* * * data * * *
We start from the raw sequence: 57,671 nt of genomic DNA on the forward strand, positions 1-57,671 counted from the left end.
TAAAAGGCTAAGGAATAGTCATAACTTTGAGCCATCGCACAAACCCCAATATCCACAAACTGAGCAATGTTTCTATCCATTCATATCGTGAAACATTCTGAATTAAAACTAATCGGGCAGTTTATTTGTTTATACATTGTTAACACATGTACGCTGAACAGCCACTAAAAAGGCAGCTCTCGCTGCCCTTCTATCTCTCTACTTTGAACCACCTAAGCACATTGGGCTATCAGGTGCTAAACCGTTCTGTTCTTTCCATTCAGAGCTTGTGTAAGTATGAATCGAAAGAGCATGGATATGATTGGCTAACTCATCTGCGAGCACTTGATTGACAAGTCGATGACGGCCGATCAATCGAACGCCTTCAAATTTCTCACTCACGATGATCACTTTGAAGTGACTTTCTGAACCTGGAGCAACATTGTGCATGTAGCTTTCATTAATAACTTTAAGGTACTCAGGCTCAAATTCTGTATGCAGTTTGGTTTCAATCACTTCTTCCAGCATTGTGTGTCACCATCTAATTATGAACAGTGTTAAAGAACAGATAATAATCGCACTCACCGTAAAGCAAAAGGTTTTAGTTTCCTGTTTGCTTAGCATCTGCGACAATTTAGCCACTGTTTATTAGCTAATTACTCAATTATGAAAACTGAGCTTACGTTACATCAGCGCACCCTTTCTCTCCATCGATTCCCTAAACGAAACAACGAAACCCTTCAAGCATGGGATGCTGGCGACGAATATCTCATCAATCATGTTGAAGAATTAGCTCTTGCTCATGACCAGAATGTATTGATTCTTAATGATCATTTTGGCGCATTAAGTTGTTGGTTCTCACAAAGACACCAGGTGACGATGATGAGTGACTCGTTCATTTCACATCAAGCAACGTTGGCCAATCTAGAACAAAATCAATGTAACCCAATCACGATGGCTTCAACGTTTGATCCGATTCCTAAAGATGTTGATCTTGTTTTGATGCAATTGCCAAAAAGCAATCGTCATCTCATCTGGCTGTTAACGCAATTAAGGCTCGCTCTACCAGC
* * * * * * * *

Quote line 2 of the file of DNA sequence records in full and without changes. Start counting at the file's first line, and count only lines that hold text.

TAAAAGGCTAAGGAATAGTCATAACTTTGAGCCATCGCACAAACCCCAATATCCACAAACTGAGCAATGTTTCTATCCATTCATATCGTGAAACATTCTGAATTAAAACTAATCGGGCAGTTTATTTGTTTATACATTGTTAACACATGTACGCTGAACAGCCACTAAAAAGGCAGCTCTCGCTGCCCTTCTATCTCTCTACTTTGAACCACCTAAGCACATTGGGCTATCAGGTGCTAAACCGTTCTGTTCTTTCCATTCAGAGCTTGTGTAAGTATGAATCGAAAGAGCATGGATATGATTGGCTAACTCATCTGCGAGCACTTGATTGACAAGTCGATGACGGCCGATCAATCGAACGCCTTCAAATTTCTCACTCACGATGATCACTTTGAAGTGACTTTCTGAACCTGGAGCAACATTGTGCATGTAGCTTTCATTAATAACTTTAAGGTACTCAGGCTCAAATTCTGTATGCAGTTTGGTTTCAATCACTTCTTCCAGCATTGTGTGTCACCATCTAATTATGAACAGTGTTAAAGAACAGATAATAATCGCACTCACCGTAAAGCAAAAGGTTTTAGTTTCCTGTTTGCTTAGCATCTGCGACAATTTAGCCACTGTTTATTAGCTAATTACTCAATTATGAAAACTGAGCTTACGTTACATCAGCGCACCCTTTCTCTCCATCGATTCCCTAAACGAAACAACGAAACCCTTCAAGCATGGGATGCTGGCGACGAATATCTCATCAATCATGTTGAAGAATTAGCTCTTGCTCATGACCAGAATGTATTGATTCTTAATGATCATTTTGGCGCATTAAGTTGTTGGTTCTCACAAAGACACCAGGTGACGATGATGAGTGACTCGTTCATTTCACATCAAGCAACGTTGGCCAATCTAGAACAAAATCAATGTAACCCAATCACGATGGCTTCAACGTTTGATCCGATTCCTAAAGATGTTGATCTTGTTTTGATGCAATTGCCAAAAAGCAATCGTCATCTCATCTGGCTGTTAACGCAATTAAGGCTCGCTCTACCAGC